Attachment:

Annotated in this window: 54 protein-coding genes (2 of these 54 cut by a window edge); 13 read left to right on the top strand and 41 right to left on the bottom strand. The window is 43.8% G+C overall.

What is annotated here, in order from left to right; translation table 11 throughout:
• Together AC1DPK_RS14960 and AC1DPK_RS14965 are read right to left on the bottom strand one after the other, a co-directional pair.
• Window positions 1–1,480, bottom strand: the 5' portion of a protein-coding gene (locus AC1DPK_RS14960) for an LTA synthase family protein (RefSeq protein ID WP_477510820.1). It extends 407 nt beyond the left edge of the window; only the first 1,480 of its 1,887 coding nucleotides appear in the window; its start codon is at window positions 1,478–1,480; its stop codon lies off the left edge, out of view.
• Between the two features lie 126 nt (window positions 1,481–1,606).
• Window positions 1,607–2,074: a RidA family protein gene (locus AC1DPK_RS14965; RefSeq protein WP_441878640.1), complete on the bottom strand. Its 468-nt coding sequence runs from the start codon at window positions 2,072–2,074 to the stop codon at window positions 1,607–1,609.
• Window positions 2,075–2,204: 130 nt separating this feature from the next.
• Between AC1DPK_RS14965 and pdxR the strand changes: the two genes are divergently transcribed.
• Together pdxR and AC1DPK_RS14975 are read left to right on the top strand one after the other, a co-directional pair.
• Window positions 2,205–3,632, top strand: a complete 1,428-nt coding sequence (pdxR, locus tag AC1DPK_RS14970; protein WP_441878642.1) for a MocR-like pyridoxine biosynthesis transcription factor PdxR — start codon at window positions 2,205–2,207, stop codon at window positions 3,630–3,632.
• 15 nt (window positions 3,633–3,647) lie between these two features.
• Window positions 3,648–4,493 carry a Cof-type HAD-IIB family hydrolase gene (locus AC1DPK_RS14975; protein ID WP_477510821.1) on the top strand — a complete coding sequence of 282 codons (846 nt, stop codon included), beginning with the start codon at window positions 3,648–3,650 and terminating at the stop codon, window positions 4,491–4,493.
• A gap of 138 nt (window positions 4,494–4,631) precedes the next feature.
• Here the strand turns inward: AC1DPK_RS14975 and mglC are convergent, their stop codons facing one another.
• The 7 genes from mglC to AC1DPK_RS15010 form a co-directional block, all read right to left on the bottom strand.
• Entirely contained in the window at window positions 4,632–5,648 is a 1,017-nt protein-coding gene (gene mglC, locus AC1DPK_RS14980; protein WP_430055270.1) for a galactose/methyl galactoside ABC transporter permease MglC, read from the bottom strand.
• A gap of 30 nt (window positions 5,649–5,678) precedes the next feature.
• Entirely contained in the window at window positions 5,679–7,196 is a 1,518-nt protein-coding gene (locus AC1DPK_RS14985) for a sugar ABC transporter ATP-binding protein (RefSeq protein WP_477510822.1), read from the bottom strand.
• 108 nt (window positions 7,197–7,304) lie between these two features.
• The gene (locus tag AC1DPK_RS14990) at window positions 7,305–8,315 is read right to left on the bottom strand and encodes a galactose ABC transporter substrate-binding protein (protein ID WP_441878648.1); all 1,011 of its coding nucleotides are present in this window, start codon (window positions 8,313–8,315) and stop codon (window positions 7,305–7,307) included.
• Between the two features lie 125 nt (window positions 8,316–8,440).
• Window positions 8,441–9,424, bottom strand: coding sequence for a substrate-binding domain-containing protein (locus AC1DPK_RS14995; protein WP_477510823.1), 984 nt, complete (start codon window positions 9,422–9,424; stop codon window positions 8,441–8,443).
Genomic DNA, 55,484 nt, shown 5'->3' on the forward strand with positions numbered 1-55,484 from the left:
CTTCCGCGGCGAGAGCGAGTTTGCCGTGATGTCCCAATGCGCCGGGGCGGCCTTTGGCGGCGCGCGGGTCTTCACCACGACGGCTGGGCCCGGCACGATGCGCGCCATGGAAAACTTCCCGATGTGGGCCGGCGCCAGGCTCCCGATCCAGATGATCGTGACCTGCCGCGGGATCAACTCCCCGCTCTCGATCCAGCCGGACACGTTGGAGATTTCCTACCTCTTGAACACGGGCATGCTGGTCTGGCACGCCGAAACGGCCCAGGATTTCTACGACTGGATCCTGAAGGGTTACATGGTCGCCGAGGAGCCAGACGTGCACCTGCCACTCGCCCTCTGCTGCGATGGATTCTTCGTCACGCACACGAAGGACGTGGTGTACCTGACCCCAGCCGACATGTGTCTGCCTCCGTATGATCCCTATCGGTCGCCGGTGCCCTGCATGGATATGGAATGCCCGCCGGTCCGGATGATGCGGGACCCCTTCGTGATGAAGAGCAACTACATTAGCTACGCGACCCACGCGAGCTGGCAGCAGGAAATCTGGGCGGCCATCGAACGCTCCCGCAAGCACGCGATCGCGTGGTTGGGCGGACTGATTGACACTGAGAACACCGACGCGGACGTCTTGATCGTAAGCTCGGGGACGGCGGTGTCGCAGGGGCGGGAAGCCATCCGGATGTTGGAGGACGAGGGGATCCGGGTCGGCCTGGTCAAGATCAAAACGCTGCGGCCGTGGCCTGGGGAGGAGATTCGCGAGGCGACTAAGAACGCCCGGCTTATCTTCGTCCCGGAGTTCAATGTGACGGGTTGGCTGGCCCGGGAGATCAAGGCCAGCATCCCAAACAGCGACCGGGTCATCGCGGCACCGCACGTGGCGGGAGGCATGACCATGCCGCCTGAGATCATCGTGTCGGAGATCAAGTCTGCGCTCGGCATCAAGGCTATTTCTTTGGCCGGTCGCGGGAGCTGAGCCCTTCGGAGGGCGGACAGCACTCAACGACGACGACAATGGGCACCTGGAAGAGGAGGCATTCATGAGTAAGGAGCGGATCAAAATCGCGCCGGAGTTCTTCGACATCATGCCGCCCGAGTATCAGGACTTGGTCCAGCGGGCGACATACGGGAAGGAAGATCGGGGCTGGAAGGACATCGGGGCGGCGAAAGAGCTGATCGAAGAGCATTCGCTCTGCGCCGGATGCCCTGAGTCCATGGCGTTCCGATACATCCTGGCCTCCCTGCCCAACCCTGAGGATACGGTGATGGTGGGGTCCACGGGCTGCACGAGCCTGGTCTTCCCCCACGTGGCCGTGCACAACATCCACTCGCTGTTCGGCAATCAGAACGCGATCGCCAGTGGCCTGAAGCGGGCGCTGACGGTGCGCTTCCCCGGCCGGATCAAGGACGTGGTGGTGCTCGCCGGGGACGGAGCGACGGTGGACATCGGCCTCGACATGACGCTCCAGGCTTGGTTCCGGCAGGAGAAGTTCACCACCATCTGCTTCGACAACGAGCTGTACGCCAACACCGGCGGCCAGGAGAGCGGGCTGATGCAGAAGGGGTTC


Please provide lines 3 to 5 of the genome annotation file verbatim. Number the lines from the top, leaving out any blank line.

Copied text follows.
• Together AC1DPK_RS14960 and AC1DPK_RS14965 are read right to left on the bottom strand one after the other, a co-directional pair.
• Window positions 1–1,480, bottom strand: the 5' portion of a protein-coding gene (locus AC1DPK_RS14960) for an LTA synthase family protein (RefSeq protein ID WP_477510820.1). It extends 407 nt beyond the left edge of the window; only the first 1,480 of its 1,887 coding nucleotides appear in the window; its start codon is at window positions 1,478–1,480; its stop codon lies off the left edge, out of view.
• Between the two features lie 126 nt (window positions 1,481–1,606).